Written by Ron Harris
27 February 2017


Star Profile: Mike Matarazzo - The Boston Mass Interview Part 2



I first met Mike Matarazzo in January of 1991, six months before he would catapult to fame as that year’s surprise USA Champion. From the tough working-class city of Somerville just north of Boston, Mike was truly one of the most popular and recognizable bodybuilders of the 90’s. At 5-10 and 245 pounds, Mike wowed audience with his enormous 23-inch arms and the biggest calves ever seen. Though Mike never won a pro show or made top five at the Mr. Olympia, he graced the covers of many magazines and was in higher demand as a guest poser than anyone else during that decade. Matarazzo bowed out of the sport in 2001 and moved to the quiet Northern California city of Modesto, where he now lives with his wife Lacey and children Michael, 2, and Mia, just six months old. The bodybuilding world was shocked when Mike underwent a triple bypass first in 2004, then again following a heart attack in November of 2007. In an interview I have literally been waiting over fifteen years to conduct, we talked about his health, his amazing ten-year career as a pro, the potential dangers of steroids, and much more.

(Note: This interview was conducted in March 2008. Mike died on August 16, 2014 at Stanford Hospital in Palo Alto, CA, while awaiting a heart transplant.)


Do you have any regrets, such as never winning a show, or never making top five at the Olympia?

MM: There were two shows I should have won, where I took second to Porter Cottrell one time and Milos Sarcev at the other contest in Canada. To this day I know there is no way they beat me on those particular days. With the Olympia, there is some disappointment that I never did better than ninth place. I guess it just wasn’t in the cards for me.


If I might say so, I recall a pattern where you would look incredible for the spring shows, then like crap at the Olympia. Maybe your body just couldn’t peak twice a year like that?

MM: You just read my mind! My body never responded the second time to the diet and the training the same way, and I would usually look stringy and smooth. I never had a guru or a nutritionist working with me. Maybe there were some secrets I didn’t know that could have helped, who knows? I know it also didn’t help that I was guest posing every single weekend. All that traveling does take a toll on you.


You were the busiest and most popular guest poser for years, even more so than anybody that happened to be Mr. Olympia at the time. Was it more satisfying being ‘The People’s Champion’ than it might have been to win contests and get less publicity and fan support?

MM: You know, I did over a thousand guest spots in my career. I was usually booked a year in advance and I went just about everywhere in the world a few times. Guys like Dorian wouldn’t take so many appearances because he knew it would screw up his eating and training, but I looked at the sport as a business. If the fans and promoters wanted me, I would go and put on a show for them. Maybe I did burn myself out, but I had a lot of fun and met a ton of great people. It would have been nice to win a couple shows, but being as popular as I was – I wouldn’t trade that.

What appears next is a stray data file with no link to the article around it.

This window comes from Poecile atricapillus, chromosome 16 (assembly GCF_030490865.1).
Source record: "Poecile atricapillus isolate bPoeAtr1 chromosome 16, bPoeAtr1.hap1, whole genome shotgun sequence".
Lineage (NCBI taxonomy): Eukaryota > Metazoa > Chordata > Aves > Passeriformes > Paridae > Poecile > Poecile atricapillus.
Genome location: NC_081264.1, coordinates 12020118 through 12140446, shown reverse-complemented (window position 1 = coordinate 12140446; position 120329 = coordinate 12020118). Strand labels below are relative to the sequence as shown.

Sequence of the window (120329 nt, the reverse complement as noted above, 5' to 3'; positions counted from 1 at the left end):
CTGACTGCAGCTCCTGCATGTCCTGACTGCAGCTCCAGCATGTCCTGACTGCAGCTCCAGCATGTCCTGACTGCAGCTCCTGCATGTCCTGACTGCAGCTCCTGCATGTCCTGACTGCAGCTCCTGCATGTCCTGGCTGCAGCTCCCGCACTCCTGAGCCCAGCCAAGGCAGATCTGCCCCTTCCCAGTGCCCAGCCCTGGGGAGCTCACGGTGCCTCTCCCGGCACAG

You were also a very good amateur boxer in your teenage years. How far do you think you could have gone in that sport if you hadn’t switched to bodybuilding?

MM: I was a Golden Gloves boxer, but I would never have made it as a professional heavyweight. Those guys that were 6-4 with an 82-inch reach would have clobbered me. I loved the training for boxing, but realistically I wasn’t meant to be one of the greats in it.


What was the happiest moment from your competitive days?

MM: I would have to say winning the USA in 1991. Ed Connors gave me the opportunity to come out and train at Gold’s Venice for the six months leading up to the show. I had the best training partner of my life, Brian Regan, working out with me and I got into the best condition of my career. It was a blast. When I had left Boston, guys at the gym were telling me I wouldn’t even get a callout because it was all politics and nobody knew who I was. For me to beat favorites like Flex Wheeler and Chris Cormier was amazing. Until then I had just competed in a couple local shows in Massachusetts. And on my first try for a pro card, I got it.


Were you cool with the fact that despite having a very good overall physique, you were always known for your freaky arms and calves?

MM: Not at all! Those were my moneymakers. Big arms have always been coveted in bodybuilding. Every guy wants to have huge biceps and triceps with nice shape and detail, and mine were 23 inches at their biggest. Calves are something that genetically you either have or you don’t, and I was grateful to have those too. I hardly ever trained them and they still looked insane. The only area I could never get to grow was my back. No matter what I did, my biceps always took the work and grew. But you still see pictures of my arms and calves in the magazines. It’s all good.


How did that trademark most-muscular pose with your tongue sticking out get started?

MM: That was just me and my personality. I was having a good time up there. I was also the first guy to jump off the stage and hit poses in the audience. I was doing that in 1992. Now they all do it.


What do you do for a living these days?

MM: I’ve been a licensed bail bondsman for going on four years now.


Wow, just like Dog the Bounty Hunter!